This deeply-rooted misperception guided French public authorities in the buildup to the final and explains a lot of what has unfolded since then. A few weeks ago, the prefecture of police’s plan was almost entirely focused on how to funnel Liverpool fans into specific areas of Paris to avoid any encounter with Madrid fans, an absurd objective when we remember the last two Champions League finals played by Liverpool.
This explains the show of force that was deployed around the Stade de France. Riot units and police vans were parked in very visible places by the stadium, and the general impression was that the police were dressed to impress. Liverpool fans were not welcomed as guests but treated as interlopers. Dangerous by nature, they had to understand who was in charge.
It is this dehumanisation process which led the French interior and sports ministers to the incorrect conclusions. Liverpool fans were not only seen as threat, like other football fans in my country, they were seen as worse than that as they were policed like 1980s hooligans.
The ultimate step in this dehumanisation process is the French government’s refusal to recognise Liverpool fans as victims of a failed police operation. Half-hearted apologies heard during the senate hearings and the constant praise for the good behaviour of Real Madrid fans who suffered from the same organisational flaws, show that Liverpool fans are still considered to be responsible for their own suffering.
Thanks to the media coverage and the mobilisation of supporters’ organisations such as Football Supporters Europe and Spirit of Shankly, the truth about the remarkable calmness of the Liverpool fans during the Saint-Denis debacle was rapidly established. It is them, and them only, who prevented the situation from turning into a catastrophe. Their collective response to the inhuman treatment they received will remain one of the most fascinating things I’ve seen around a football game.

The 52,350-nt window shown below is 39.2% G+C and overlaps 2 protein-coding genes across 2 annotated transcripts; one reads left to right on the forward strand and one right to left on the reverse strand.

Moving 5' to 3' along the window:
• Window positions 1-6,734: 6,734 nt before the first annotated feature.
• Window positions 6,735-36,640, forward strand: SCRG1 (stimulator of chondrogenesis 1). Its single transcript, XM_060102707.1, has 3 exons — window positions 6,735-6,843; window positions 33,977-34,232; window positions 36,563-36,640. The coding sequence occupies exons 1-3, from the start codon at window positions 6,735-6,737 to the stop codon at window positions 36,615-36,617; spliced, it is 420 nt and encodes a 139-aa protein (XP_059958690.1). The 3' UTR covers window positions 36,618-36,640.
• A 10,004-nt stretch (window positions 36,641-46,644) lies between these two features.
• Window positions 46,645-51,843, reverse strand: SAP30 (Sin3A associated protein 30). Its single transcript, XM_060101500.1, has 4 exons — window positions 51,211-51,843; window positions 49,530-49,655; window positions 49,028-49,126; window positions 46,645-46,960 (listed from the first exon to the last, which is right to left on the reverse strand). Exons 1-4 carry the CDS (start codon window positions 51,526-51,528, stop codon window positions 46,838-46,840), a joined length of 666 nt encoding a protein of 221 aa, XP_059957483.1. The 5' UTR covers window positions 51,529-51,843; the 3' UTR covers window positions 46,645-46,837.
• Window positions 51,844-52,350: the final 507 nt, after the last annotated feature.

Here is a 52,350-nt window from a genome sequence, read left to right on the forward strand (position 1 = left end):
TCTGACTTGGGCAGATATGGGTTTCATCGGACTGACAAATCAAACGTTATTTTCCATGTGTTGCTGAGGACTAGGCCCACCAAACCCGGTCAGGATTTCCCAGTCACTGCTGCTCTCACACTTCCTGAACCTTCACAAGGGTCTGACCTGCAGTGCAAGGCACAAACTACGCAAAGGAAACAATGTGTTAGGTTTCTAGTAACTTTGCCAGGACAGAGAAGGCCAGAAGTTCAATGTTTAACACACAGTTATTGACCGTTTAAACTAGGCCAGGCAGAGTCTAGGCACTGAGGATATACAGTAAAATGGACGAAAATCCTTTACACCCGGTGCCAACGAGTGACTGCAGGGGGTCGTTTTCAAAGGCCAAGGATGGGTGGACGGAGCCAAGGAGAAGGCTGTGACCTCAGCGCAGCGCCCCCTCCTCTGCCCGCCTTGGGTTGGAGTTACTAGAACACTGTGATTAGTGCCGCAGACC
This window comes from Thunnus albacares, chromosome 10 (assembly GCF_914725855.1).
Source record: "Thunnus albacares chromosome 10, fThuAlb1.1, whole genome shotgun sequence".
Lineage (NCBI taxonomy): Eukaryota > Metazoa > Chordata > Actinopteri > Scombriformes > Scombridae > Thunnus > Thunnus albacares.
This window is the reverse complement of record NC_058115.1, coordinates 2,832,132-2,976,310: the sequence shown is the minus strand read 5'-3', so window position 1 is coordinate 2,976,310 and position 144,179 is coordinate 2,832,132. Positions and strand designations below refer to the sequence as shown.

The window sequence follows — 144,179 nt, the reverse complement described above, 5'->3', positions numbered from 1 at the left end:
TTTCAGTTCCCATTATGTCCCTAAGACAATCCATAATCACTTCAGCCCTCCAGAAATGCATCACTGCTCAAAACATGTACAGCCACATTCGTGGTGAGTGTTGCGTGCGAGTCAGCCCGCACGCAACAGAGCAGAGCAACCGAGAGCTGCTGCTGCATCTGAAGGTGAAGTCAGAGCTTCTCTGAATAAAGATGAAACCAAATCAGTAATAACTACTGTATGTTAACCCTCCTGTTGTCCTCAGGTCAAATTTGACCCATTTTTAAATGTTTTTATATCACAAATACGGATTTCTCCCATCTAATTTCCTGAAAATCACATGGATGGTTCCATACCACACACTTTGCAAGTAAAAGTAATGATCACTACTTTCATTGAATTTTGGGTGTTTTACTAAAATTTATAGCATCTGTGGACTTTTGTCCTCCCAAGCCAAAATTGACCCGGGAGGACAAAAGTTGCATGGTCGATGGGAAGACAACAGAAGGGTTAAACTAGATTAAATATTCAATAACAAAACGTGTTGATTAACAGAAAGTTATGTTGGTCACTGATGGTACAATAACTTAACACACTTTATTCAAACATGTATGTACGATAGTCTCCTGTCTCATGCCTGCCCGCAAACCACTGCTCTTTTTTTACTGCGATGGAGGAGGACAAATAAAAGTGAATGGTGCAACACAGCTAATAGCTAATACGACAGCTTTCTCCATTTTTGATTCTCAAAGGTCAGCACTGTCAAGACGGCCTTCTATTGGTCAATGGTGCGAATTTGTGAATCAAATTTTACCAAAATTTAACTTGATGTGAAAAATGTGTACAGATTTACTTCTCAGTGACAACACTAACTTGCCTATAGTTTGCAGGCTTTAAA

We are now at the beginning of a long process which will hopefully lead to accountability and transparency. But as a French citizen, I have very little faith in the capacity of my own public authorities to look back and learn from their mistakes. The independent review announced by Uefa is a welcome first step, and Football Supporters Europe welcomed the apologies issued by the European confederation yesterday. We believe that it puts even more pressure on the ministry of the interior, the prefecture of police, and the French FA, as they maintain their absurd line of communication on the 40,000 ghost ticketless Liverpool fans.
If our government is unable to apologise to all those who suffered and feared for their lives last Saturday, we must express our solidarity with Liverpool and Real Madrid fans. For supporters’ groups, it will start soon with the French senate, which is committed to including our voices in its inquiry. But that’s only the beginning. The French government will soon realise how patient and determined football fans are in the face of adversity.
Ronan Evain is a French fan activist and the executive director of Football Supporters Europe (FSE). He attended the Champions League final in Saint-Denis as an accredited observer through a Uefa observation programme.